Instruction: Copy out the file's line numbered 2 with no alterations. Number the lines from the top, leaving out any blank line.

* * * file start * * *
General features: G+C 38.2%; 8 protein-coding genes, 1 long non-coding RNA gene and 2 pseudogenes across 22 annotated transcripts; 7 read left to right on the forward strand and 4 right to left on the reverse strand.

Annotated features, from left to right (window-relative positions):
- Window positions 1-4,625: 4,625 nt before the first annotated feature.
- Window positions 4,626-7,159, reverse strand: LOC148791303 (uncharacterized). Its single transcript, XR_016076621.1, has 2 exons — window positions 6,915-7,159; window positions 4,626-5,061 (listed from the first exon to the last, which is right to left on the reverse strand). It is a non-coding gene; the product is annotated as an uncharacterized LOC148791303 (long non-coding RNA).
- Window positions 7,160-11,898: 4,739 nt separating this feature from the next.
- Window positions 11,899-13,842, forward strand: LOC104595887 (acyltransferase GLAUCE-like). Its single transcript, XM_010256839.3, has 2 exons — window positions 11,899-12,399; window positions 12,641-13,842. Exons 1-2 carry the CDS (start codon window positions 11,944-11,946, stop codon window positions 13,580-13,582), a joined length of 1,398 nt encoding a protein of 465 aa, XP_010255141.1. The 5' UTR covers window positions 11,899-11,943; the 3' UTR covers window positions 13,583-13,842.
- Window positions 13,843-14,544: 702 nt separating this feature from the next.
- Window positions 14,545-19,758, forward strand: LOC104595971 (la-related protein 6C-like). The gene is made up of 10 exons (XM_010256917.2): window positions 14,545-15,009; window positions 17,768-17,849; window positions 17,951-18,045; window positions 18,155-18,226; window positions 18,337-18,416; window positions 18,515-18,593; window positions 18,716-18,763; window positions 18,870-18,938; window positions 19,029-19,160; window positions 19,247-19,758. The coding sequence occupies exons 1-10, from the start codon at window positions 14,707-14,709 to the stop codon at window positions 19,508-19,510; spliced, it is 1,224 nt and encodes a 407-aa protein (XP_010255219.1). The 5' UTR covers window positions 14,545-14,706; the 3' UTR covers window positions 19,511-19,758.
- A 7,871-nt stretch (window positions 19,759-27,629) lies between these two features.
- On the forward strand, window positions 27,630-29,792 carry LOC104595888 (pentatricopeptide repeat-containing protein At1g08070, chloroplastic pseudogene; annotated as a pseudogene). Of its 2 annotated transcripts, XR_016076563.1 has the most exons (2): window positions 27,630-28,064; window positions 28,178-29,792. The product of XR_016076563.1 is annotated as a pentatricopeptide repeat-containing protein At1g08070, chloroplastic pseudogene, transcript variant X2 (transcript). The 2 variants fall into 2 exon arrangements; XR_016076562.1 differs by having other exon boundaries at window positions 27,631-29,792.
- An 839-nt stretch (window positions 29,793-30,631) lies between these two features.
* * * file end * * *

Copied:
Annotated features, from left to right (window-relative positions):